Drink hot lemon water. Do yoga. Don’t check your phone. Run six miles. Take a bath. Meditate. Read. Spend time with your family. Go to the gym. Eat oatmeal. Take a cold shower.
Countless articles have been written on how successful people spend their mornings and evenings. What does Elon Musk have for breakfast? What time does Oprah go to bed? What do top CEOs accomplish before you even open your eyes?
We fetishize the daily habits of successful people. Why exactly do we love reading about how they organize their mornings and evenings?
The Culture of Voyeurism
Humans are curious creatures. We’re psychologically wired and socially cultured to participate in voyeuristic behaviors. And we especially love catching glimpses into successful peoples’ lives.
Consider the amount of time we spend on social media apps, often following celebrities and influencers we don’t know personally. While we know we can better use our time, we still regularly consume their social media content—sometimes to the point of obsession.
Not surprisingly, many articles stress the importance of tech-free mornings and evenings. Checking our phones—whether our email, text messages, or Instagram feeds—is one of the worst ways to start the day. It not only affects our productivity, but also our emotional and personal wellbeing.
Much like our social media addiction, reading about successful peoples’ routines feeds our evolutionary curiosity, and satisfies our desire to compare our lives to others and learn from them.
Our Productivity Obsession
When we talk about our fixation with successful peoples’ habits, the keyword here is “successful.” Morning routines are associated with productivity, which is often seen as the measure of success.
In today’s culture of productivity, we’re concerned with how to get the most out of our day, every day. Many of the successful people we read about are early birds, waking up as early as 3:30am. Their morning routines focus on planning for the day ahead and on big picture goals.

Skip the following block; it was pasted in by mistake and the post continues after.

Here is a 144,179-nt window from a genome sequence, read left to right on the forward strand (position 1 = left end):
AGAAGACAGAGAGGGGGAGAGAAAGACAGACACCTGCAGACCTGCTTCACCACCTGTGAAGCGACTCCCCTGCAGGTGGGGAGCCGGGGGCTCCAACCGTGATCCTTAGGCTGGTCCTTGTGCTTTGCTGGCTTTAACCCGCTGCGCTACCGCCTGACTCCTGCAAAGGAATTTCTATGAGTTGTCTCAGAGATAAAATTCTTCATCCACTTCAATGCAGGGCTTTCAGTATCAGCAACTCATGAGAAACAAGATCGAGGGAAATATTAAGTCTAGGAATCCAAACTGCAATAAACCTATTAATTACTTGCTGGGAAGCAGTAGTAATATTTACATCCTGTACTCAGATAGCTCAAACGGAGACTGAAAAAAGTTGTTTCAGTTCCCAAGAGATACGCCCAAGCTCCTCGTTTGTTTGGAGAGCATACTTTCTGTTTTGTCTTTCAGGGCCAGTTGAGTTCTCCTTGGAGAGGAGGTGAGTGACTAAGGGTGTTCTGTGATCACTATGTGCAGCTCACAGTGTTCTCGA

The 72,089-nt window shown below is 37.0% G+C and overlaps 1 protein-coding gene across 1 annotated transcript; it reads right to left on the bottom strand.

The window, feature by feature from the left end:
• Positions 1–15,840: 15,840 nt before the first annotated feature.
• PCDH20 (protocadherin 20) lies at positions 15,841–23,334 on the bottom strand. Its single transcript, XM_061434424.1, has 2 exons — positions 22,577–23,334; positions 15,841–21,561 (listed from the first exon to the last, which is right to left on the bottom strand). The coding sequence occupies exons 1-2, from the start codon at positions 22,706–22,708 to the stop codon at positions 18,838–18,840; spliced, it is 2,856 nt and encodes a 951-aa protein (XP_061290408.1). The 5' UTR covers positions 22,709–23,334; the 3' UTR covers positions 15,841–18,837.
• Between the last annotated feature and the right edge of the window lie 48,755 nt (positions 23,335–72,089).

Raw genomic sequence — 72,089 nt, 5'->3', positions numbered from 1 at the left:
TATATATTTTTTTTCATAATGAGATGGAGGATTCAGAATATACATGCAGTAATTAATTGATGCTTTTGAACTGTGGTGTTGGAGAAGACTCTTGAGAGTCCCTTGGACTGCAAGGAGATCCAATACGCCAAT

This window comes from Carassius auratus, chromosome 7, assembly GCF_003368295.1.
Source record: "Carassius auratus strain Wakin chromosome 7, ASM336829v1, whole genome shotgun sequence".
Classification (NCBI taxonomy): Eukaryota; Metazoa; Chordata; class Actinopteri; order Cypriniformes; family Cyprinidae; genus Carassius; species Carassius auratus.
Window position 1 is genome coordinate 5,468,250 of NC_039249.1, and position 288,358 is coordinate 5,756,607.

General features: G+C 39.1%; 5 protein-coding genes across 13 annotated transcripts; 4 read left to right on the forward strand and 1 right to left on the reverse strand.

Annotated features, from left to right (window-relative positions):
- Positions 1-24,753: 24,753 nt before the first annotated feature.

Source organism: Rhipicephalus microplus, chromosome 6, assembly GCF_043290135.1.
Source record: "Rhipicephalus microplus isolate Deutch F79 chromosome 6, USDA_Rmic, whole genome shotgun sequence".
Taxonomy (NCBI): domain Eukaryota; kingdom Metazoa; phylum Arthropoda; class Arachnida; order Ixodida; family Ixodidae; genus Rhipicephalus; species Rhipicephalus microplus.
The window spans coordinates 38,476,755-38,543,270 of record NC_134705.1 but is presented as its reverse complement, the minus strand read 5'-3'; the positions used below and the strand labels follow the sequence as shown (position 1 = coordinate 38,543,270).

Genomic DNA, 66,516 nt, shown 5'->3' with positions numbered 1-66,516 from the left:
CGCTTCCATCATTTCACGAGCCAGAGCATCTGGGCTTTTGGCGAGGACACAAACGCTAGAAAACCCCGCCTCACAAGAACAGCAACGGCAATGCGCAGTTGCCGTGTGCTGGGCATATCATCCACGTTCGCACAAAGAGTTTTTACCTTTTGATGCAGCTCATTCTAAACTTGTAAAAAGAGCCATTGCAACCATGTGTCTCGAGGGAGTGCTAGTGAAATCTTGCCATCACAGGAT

But what if you’re a night owl and prefer to get more done in the evening?
While night owls tend to be labelled as lazy, the time when we’re most alert and productive is not a conscious choice. It’s our genetic fate.
Everyone generates a circadian rhythm; this internal 24-hour clock helps determine when we want to be awake and when we want to sleep. Our most productive hours vary depending on our chronotype—whether we’re early larks or night owls. As Matthew Walker writes in Why We Sleep, “When a night owl is forced to wake up too early, their prefrontal cortex remains in a disabled, “offline” state.”
Experts say it’s not when you wake up, but what you do in the first 20 minutes of your day that can set you up for success. So if you’re a night owl, forcing yourself to wake up at the crack of dawn because Michelle Obama does will do more harm than good.
A Sense of Control
There is a degree of privilege involved in the control we have over our morning and night routines. Even if you’re a night owl, society’s work and school scheduling are strongly biased toward early start times.
While our work, health, and family situations vary, we can still customize our early morning and late evening hours to a certain degree. That sense of control is what appeals to us when reading about successful peoples’ habits.
Especially in today’s business environment where work is no longer tied to the office and we’re always connected, we need a sense of control and balance between our work and personal lives.
The way we bookend our days can help us make real personal progress and achieve our goals. Creating consistent morning and night routines doesn’t only help us be more productive, but also helps us find time to be more present.
Habits “shape our lives far more than we realize,” Charles Duhigg writes in The Power of Habit. When shaping your morning and evening habits, focus on consistency and balance. Aim to accomplish important tasks when you’re most alert, and to take time to center yourself.
It’s easy to get caught up in when successful people wake up and go to bed. There’s nothing wrong with embracing our curiosity and reading about how Oprah organizes her day; it might inspire us to make key life changes.
But remember you don’t need to wake up at 3:30am to feel like a productive member of society.